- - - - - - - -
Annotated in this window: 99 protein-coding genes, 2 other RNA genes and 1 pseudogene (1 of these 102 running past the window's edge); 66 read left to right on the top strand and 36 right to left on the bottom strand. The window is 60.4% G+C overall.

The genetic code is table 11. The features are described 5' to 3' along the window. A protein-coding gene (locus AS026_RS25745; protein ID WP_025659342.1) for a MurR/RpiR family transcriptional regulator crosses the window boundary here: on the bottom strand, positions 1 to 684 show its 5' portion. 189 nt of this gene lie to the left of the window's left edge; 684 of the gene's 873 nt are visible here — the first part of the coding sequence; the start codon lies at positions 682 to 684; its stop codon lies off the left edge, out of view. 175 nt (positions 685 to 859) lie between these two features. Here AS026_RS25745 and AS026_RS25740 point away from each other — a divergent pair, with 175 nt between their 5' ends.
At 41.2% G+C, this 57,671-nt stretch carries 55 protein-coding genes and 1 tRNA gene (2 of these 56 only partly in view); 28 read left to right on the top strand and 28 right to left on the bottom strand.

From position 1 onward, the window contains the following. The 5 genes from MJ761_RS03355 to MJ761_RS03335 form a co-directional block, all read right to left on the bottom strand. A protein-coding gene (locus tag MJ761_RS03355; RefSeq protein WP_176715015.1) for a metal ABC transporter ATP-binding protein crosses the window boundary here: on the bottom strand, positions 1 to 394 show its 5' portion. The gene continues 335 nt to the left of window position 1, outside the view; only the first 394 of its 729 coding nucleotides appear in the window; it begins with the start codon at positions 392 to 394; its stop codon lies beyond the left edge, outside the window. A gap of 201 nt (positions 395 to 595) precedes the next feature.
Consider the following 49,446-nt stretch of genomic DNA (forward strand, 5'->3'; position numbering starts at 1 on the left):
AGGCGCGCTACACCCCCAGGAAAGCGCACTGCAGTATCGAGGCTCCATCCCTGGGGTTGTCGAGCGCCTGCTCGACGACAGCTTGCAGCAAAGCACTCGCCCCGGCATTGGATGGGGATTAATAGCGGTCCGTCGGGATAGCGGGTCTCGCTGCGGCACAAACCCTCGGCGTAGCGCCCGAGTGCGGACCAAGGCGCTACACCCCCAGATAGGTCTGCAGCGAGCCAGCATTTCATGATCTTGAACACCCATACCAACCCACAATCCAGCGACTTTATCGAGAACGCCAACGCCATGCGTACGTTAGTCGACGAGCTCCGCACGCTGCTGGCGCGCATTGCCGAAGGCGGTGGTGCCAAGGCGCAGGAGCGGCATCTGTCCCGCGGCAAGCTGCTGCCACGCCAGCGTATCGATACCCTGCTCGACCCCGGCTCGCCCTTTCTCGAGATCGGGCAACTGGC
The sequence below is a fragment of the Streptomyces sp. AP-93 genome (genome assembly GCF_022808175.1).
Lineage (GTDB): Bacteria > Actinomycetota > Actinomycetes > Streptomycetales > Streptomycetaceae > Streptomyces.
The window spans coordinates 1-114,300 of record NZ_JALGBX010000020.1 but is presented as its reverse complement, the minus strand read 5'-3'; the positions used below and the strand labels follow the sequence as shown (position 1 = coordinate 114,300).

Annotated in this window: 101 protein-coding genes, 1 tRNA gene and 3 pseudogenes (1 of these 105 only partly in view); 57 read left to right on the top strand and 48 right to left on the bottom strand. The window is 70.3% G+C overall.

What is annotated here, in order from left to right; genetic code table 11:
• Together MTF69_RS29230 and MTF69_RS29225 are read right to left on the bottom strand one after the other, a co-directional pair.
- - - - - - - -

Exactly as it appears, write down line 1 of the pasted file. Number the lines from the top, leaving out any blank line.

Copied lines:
Annotated in this window: 99 protein-coding genes, 2 other RNA genes and 1 pseudogene (1 of these 102 running past the window's edge); 66 read left to right on the top strand and 36 right to left on the bottom strand. The window is 60.4% G+C overall.